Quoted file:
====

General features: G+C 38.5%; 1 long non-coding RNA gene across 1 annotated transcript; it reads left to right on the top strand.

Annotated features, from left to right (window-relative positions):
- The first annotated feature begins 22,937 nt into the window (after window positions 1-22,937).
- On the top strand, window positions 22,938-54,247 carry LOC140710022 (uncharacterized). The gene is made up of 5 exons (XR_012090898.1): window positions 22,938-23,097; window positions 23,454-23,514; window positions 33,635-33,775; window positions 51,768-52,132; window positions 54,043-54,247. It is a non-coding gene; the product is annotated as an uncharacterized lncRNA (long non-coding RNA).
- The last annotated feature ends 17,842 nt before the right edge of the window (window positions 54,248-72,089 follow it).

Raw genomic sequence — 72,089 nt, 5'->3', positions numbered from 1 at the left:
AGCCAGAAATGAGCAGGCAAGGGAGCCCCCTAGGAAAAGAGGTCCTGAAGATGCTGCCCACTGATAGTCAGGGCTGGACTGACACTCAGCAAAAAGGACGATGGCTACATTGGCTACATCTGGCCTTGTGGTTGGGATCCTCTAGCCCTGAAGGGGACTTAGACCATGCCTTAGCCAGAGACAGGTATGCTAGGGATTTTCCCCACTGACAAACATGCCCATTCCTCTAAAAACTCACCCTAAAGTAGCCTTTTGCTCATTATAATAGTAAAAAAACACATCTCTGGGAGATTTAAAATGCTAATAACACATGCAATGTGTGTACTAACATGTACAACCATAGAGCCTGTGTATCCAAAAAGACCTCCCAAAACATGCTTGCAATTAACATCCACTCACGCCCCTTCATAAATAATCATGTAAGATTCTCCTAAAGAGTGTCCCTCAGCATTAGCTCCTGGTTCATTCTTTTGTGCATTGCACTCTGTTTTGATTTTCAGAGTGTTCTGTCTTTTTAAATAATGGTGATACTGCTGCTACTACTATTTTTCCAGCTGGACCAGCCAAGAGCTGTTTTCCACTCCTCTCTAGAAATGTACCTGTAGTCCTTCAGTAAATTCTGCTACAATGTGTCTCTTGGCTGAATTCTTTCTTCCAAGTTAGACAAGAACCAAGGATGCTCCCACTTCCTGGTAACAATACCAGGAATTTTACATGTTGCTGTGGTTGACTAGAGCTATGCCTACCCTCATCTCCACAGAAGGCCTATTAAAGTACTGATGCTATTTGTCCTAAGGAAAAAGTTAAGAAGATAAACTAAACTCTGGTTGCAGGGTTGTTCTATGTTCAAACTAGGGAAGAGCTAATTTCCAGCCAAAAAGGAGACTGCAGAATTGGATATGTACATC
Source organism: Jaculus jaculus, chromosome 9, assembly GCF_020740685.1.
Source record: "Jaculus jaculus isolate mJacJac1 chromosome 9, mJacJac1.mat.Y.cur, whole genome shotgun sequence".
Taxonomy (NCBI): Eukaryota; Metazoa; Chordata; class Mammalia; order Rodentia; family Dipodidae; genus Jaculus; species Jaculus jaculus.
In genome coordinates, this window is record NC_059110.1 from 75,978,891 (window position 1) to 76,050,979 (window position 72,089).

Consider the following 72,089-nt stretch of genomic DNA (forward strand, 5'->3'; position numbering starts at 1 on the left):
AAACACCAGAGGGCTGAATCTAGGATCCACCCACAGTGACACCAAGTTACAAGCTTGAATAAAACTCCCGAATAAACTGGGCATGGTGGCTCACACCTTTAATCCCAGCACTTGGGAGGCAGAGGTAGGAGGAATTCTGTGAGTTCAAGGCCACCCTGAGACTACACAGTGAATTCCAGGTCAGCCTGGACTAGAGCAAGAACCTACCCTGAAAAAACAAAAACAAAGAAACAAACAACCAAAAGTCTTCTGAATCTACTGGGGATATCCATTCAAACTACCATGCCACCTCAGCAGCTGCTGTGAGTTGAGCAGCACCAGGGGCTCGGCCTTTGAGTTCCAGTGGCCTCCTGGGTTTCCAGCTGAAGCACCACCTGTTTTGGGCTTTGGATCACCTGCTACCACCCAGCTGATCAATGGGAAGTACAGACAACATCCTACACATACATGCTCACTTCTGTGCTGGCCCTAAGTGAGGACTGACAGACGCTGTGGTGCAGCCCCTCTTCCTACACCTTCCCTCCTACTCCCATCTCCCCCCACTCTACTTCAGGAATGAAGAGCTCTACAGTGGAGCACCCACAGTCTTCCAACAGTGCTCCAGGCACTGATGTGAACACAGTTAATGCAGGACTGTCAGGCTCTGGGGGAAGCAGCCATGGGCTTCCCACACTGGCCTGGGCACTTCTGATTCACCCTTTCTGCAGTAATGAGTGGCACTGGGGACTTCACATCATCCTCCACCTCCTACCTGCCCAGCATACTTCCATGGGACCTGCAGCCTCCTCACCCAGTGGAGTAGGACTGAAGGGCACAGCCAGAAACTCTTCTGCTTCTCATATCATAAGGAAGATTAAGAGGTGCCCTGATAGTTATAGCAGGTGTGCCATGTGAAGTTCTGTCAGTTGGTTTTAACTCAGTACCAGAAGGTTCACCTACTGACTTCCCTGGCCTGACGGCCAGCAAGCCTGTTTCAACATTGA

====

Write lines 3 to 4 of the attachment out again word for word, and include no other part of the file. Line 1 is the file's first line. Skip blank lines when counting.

- The first annotated feature begins 22,937 nt into the window (after window positions 1-22,937).
- On the top strand, window positions 22,938-54,247 carry LOC140710022 (uncharacterized). The gene is made up of 5 exons (XR_012090898.1): window positions 22,938-23,097; window positions 23,454-23,514; window positions 33,635-33,775; window positions 51,768-52,132; window positions 54,043-54,247. It is a non-coding gene; the product is annotated as an uncharacterized lncRNA (long non-coding RNA).